My liberal arts college does not offer many courses that are considered required by many CS PhD programs.

Our college offers an independent study option where I can propose the topic I want to study and study it kind of one-on-one with a faculty member or with one other student. How are graduate schools gonna look at courses completed in this way? Are they gonna show less credibility towards them by thinking "Well.. it wasn't a regular course, it's not too important..." or are they gonna treat independent study in the same fashion as regular courses.

In other words, does it hurt/help PhD admissions in any way? I have taken two independent study courses already. Should I do another one, in say, "Programming Languages" (which is considered required by many programs) or should I just take another regular Math course (Statistical Computing in R) that is not a req. course by grad schools but can be considered as a potential CS elective

Edit: Independent Study classes do carry a grade.They are NOT P/F classes

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    Usually these classes will just be "Independent Study" on your transcript, you don't get to give it a title. Do you in your university? Commented Feb 3, 2022 at 2:08

3 Answers 3


The short answer is: it depends.

Before you decide to endure a independent study with a the professor, you need to create a statement of purpose of what you attempt to research, discover, review, analyze, and find that is creative and truly exceptional.

Dependent on the discipline, if you can be published in a major research journal, as part of your independent study, this will be very impressive to any graduate admissions office.

Usually the professor will name the course commensurate with your study.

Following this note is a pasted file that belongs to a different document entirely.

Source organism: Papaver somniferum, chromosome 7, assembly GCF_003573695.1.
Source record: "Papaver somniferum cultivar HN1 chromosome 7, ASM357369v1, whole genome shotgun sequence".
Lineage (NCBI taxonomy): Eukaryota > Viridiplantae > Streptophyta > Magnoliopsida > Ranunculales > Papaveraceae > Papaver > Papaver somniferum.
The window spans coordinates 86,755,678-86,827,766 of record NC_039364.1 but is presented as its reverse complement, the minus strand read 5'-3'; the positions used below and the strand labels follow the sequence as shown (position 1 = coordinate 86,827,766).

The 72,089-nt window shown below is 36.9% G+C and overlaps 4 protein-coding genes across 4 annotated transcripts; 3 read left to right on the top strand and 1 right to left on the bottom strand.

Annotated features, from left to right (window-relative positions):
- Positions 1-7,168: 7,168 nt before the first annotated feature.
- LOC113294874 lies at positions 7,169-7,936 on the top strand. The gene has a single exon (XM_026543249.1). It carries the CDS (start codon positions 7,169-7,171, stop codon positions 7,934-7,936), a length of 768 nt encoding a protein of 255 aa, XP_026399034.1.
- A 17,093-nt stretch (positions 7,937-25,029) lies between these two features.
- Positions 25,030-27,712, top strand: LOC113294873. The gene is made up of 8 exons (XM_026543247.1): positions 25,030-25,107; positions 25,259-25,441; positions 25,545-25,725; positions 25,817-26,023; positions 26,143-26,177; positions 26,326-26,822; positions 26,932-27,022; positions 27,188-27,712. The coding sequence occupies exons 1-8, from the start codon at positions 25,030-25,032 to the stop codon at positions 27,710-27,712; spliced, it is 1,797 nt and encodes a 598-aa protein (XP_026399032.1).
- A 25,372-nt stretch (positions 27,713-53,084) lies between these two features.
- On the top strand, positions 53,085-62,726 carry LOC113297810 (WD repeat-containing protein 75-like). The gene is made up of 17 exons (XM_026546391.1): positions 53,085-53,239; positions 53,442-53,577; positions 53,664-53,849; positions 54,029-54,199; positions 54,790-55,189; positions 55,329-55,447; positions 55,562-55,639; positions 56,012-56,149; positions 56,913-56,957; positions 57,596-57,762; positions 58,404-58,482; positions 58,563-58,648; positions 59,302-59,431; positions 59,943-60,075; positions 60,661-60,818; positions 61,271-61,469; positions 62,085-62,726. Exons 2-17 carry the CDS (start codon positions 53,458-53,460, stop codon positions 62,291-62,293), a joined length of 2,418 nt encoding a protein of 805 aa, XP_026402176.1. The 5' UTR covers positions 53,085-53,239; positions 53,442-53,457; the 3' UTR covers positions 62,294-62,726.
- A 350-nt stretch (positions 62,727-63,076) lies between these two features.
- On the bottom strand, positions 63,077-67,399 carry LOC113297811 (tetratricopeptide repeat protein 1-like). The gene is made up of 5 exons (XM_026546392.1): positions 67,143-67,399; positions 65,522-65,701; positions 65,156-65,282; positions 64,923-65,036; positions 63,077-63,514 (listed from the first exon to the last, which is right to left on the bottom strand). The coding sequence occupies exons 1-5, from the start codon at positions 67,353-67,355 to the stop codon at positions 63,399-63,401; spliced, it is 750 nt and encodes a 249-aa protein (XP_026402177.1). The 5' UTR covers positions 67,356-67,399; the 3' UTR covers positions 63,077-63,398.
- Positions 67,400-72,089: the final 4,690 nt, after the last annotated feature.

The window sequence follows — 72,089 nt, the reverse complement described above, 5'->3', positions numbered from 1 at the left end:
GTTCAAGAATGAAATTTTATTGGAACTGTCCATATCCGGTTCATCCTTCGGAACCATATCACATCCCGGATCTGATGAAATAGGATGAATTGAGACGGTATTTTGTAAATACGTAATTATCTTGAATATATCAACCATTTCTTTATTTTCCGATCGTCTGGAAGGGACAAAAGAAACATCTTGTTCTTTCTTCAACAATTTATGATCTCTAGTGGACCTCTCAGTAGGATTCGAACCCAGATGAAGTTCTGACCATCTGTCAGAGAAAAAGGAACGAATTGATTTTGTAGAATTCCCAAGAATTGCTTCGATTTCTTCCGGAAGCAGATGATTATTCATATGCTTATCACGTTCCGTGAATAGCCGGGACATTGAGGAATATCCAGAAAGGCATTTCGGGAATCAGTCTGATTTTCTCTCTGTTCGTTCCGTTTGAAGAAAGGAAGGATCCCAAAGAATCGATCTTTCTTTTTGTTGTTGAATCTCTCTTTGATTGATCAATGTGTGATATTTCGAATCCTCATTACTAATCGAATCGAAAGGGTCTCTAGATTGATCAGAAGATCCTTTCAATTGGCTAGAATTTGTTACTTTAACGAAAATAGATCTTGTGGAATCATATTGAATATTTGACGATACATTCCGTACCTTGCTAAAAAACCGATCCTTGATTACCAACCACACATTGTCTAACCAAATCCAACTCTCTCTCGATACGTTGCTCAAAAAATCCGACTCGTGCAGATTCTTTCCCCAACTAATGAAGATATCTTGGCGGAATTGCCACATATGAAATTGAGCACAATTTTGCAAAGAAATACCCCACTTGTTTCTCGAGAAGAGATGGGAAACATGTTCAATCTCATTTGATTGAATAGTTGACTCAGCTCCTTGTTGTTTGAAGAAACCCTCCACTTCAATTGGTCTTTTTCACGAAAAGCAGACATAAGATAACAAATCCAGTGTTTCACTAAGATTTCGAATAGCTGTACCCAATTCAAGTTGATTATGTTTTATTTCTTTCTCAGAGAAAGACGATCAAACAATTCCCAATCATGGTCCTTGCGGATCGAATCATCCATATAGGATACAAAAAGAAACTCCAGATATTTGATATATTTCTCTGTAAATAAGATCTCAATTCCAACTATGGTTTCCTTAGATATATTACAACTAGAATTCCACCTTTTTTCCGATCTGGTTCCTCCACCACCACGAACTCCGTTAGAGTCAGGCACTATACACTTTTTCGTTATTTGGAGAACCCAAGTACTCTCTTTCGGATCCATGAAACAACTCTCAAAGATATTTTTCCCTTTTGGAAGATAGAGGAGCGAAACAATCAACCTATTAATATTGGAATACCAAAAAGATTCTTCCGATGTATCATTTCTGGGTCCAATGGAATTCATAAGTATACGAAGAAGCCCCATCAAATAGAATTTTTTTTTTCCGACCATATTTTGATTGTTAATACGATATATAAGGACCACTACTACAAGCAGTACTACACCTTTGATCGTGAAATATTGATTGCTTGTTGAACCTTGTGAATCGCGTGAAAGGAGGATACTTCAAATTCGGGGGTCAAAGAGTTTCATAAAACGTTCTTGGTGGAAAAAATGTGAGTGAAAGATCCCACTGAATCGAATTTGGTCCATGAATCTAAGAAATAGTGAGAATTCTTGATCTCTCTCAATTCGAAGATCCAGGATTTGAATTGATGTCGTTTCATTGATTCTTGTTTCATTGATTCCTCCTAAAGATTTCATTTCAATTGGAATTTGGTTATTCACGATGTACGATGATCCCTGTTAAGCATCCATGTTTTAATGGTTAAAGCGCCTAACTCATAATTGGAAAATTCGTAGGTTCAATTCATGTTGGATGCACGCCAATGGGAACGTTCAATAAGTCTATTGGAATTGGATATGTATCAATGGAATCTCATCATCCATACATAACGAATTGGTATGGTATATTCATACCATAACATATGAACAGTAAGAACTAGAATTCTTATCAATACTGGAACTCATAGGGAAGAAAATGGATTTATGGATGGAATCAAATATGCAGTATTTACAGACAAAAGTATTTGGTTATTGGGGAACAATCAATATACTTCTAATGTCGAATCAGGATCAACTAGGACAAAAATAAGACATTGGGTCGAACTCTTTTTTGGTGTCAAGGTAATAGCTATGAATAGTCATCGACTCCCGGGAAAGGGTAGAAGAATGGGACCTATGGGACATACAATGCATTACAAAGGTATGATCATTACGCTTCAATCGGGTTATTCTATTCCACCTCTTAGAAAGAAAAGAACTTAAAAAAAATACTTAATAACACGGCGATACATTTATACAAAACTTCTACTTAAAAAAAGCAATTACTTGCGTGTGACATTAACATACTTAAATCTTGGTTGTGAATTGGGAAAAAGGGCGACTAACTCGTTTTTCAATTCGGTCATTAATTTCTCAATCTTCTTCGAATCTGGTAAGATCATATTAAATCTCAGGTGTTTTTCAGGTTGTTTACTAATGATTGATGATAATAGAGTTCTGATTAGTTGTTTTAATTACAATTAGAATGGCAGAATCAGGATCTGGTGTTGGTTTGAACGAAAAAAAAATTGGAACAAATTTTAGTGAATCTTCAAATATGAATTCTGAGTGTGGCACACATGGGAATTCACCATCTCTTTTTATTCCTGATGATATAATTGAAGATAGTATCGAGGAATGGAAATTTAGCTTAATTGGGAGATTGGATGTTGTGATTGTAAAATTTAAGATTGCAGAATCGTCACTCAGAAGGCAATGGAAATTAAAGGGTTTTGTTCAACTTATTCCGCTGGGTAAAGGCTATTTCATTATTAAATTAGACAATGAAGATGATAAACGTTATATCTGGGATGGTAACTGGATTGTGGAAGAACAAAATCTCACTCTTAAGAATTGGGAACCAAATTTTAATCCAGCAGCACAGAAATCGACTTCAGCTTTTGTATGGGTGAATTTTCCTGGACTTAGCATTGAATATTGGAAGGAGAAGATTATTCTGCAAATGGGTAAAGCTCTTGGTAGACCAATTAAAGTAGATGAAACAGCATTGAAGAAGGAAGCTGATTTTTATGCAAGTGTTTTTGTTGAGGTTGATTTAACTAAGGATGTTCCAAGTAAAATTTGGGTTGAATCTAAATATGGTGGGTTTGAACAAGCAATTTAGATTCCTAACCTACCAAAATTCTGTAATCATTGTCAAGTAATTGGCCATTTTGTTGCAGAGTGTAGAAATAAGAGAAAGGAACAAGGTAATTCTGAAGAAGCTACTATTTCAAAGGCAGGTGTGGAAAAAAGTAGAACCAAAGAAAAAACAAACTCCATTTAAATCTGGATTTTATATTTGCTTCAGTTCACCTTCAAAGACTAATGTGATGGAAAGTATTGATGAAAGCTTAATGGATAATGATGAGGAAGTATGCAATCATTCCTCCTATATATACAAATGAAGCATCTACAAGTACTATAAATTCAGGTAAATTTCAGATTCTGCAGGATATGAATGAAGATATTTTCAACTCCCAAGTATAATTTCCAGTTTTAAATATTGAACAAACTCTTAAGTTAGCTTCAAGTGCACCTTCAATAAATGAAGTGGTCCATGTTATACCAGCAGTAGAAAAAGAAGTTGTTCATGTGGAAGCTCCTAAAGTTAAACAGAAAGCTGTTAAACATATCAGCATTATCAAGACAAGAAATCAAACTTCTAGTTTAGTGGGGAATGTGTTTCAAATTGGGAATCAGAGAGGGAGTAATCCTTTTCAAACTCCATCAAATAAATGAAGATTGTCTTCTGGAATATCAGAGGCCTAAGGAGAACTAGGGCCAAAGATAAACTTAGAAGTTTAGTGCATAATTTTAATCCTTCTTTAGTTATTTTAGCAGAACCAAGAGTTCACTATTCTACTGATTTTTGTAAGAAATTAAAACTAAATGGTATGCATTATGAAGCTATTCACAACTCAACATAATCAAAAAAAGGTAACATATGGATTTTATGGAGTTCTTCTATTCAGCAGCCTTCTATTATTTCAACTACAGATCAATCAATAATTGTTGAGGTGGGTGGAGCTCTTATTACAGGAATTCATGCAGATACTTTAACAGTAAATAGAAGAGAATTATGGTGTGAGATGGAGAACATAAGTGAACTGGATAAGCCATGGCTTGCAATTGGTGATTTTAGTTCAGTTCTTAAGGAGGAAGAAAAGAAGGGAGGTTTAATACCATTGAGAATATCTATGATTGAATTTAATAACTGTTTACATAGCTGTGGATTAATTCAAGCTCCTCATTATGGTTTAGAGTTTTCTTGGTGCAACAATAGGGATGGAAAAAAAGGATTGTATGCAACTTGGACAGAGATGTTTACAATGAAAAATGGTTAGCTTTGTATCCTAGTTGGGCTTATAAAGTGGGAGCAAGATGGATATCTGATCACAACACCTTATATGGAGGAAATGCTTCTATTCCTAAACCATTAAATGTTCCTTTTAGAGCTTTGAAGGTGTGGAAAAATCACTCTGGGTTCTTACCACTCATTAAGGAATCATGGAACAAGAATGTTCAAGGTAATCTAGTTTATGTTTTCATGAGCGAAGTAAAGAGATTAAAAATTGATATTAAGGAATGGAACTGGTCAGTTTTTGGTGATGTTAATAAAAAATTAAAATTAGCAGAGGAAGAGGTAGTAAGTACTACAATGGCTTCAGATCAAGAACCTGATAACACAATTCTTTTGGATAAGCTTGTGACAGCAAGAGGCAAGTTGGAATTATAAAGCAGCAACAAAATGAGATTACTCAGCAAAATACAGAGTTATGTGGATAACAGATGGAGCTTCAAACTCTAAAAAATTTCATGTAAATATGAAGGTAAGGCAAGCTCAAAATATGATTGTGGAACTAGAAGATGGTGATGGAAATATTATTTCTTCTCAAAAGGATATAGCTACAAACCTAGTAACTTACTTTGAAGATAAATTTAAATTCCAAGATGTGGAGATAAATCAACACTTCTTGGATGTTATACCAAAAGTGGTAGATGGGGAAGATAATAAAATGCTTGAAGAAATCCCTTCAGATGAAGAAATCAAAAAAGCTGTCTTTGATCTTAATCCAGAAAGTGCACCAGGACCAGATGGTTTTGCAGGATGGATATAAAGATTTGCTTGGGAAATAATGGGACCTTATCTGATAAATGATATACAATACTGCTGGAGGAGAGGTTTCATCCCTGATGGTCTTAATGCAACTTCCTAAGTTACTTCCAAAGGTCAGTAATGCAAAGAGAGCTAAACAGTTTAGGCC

For example, I completed a independent study as an undergraduate, and on my transcript it does not state “independent study“ but conversely it states “Theories in Literary Theory

It is always important to find out how your institution presents your independent study on your transcript.

Also, if your work is truly pioneering, the professor will most likely write you a very favorable letter of recommendation whose value is profoundly important.


I suspect that different people will look at such things differently, of course, but I would, generally, approve of them, given some constraints.

But it would depend on the course. If it is something that seemed more advanced than other options, or, better, more advanced than what occurs in most curricula, then it would be a plus.

This assumes, that the course is graded as usual, rather than just pass/fail, where it is harder to get a sense of accomplishment.

If a professor is willing to take the extra time to guide such a course, they would likely (not necessarily) be indicating respect for that student.

A professor who guides such a course might also be a good person to consider for letters of recommendation.

Lots of "regular" courses are designed for mainstream ideas. If you want to go beyond that you need to learn to work independently. Getting some guidance in it is a good way to start.


It really depends on other people, but if there's one thing I know is that it most likely won't hurt you in any way IF you complete regular courses along with one on one courses as you said. If I saw a student take these courses, I would most likely consider that as a positive.

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